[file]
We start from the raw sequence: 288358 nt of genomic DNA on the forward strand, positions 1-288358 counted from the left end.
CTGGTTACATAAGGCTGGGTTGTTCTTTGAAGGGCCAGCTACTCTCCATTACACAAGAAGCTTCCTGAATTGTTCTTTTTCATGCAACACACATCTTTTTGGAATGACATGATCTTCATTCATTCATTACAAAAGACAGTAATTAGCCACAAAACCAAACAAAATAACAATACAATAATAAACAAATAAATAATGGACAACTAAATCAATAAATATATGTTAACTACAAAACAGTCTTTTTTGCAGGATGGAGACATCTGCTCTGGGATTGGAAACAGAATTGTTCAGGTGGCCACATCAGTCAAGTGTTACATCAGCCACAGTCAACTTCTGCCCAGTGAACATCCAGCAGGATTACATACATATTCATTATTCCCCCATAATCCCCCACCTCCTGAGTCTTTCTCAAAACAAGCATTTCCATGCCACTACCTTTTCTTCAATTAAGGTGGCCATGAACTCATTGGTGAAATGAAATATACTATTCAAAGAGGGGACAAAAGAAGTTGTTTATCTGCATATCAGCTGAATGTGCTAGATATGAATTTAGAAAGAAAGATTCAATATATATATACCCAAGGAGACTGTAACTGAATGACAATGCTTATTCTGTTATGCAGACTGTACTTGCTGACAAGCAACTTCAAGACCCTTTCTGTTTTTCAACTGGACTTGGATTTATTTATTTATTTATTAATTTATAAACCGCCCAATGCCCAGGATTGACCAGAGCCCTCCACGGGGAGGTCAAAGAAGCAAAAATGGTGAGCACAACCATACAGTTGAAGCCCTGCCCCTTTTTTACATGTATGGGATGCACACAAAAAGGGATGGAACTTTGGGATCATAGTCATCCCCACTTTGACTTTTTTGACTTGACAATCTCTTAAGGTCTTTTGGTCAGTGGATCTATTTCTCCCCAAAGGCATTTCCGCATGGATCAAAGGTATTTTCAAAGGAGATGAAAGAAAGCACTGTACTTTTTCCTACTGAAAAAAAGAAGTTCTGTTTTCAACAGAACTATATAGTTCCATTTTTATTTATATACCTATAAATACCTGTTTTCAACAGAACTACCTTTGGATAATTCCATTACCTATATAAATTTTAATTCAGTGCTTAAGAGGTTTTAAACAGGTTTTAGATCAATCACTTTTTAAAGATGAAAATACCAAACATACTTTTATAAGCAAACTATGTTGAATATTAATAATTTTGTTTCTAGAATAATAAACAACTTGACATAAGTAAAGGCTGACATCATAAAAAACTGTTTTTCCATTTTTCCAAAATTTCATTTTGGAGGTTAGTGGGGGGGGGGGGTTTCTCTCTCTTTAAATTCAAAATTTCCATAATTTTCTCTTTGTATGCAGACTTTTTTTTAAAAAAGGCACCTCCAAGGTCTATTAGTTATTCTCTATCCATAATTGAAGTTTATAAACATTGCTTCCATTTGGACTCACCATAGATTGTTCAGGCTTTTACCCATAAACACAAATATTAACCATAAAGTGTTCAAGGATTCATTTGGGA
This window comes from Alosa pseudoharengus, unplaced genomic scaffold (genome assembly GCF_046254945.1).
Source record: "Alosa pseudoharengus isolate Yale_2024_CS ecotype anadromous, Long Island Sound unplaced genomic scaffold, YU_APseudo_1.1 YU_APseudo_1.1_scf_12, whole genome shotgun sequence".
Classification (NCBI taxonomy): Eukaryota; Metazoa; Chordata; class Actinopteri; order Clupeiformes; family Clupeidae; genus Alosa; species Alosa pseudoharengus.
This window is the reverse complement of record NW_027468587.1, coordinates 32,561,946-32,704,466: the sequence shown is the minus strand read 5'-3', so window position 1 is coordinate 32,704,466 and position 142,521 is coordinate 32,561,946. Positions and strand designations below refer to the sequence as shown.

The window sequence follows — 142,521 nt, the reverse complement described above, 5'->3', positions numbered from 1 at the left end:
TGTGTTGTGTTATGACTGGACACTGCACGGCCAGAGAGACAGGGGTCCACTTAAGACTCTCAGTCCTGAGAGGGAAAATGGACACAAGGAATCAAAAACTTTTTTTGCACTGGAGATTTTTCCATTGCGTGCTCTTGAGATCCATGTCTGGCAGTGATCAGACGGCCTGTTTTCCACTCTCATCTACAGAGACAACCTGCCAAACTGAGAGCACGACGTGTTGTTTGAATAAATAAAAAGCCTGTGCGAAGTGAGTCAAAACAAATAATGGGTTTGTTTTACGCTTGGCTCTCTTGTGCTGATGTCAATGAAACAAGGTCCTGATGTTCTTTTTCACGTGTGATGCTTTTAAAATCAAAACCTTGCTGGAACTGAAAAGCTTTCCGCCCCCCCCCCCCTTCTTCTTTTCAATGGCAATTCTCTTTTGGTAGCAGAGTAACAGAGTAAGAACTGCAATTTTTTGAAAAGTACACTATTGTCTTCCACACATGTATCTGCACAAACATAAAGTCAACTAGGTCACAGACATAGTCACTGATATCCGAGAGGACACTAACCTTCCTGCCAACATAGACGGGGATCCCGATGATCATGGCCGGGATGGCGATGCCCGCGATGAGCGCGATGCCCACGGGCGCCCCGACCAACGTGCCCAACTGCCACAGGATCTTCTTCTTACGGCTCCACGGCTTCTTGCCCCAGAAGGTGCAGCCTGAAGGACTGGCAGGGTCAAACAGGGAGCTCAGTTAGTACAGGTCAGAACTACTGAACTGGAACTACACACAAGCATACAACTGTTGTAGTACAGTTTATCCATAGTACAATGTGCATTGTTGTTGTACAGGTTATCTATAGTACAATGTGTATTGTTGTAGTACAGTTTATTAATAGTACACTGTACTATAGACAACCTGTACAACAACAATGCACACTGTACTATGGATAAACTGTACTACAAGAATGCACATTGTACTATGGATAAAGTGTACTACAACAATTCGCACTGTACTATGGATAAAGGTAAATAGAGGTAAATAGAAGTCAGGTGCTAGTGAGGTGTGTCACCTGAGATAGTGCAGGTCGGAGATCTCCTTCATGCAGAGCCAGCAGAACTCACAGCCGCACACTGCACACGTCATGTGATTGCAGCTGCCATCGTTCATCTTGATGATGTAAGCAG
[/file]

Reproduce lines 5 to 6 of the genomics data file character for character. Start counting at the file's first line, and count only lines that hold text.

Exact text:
Classification (NCBI taxonomy): Eukaryota; Metazoa; Chordata; class Actinopteri; order Clupeiformes; family Clupeidae; genus Alosa; species Alosa pseudoharengus.
This window is the reverse complement of record NW_027468587.1, coordinates 32,561,946-32,704,466: the sequence shown is the minus strand read 5'-3', so window position 1 is coordinate 32,704,466 and position 142,521 is coordinate 32,561,946. Positions and strand designations below refer to the sequence as shown.